MR. SCHULTZ:  Well, I did not see Mr. Zakaria’s show.  I try and catch that when I can, but I must have missed that particular segment.  I believe that the President has worked hard to build relationships around the world.  That was a priority for him over the past seven, eight years.  

And look at this trip.  We’re going to go to Vietnam.  It’s the first-ever trip of its kind -- where the President is going to spend three days on the ground, both meeting with the government, the leaders of that country, but also with young people, with entrepreneurs, with business leaders in order to deepen the ties between the two countries.  And then he’s going to travel to Japan.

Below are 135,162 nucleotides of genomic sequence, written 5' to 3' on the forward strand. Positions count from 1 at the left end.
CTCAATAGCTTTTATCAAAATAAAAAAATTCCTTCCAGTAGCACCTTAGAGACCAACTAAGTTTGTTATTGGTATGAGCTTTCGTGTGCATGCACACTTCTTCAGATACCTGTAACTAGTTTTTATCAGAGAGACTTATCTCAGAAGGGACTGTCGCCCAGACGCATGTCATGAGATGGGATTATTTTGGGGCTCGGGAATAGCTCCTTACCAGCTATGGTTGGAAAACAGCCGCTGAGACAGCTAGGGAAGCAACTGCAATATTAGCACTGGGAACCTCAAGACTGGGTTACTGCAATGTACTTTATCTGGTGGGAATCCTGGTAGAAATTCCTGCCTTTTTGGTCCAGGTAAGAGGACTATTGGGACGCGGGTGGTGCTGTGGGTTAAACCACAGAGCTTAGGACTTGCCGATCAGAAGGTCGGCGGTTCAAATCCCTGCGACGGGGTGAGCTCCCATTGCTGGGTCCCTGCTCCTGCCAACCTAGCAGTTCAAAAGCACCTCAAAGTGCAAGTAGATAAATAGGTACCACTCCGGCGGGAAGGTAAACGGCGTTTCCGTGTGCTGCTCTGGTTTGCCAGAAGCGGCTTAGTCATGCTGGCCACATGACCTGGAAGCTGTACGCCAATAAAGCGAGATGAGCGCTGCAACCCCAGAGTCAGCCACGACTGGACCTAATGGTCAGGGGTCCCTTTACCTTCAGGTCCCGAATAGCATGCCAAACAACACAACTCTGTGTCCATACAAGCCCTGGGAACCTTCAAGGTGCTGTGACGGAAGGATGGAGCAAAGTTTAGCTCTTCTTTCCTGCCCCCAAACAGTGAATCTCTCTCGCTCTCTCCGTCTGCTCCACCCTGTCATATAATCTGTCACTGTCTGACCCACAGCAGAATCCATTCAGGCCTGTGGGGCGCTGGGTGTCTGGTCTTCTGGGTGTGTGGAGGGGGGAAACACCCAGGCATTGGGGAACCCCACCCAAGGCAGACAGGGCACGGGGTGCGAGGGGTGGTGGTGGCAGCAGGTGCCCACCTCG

Both of those countries we have a difficult past with, but if you look at the preceding decades, we’ve built strong relationships.  Japan is now one of our closest allies in that region.  We do a whole lot of business with them, both in military cooperation, maritime security, economic cooperation.  

And so the President is absolutely looking forward to deepening those relationships.  Those are the fundamental goals of this trip, alongside advancing U.S. national security interests.

Q    Fareed Zakaria was talking about ISIL and terrorists and why they hate the U.S., why they hate --

MR. SCHULTZ:  You’ll have to ask them why they say what they do.

Q    And if I may, quickly, as far as Prime Minister Modi’s visit to the White House is concerned, Indian American community and the Congress both are waiting for an address to the Congress. Anything new from the White House as far as the visit is concerned?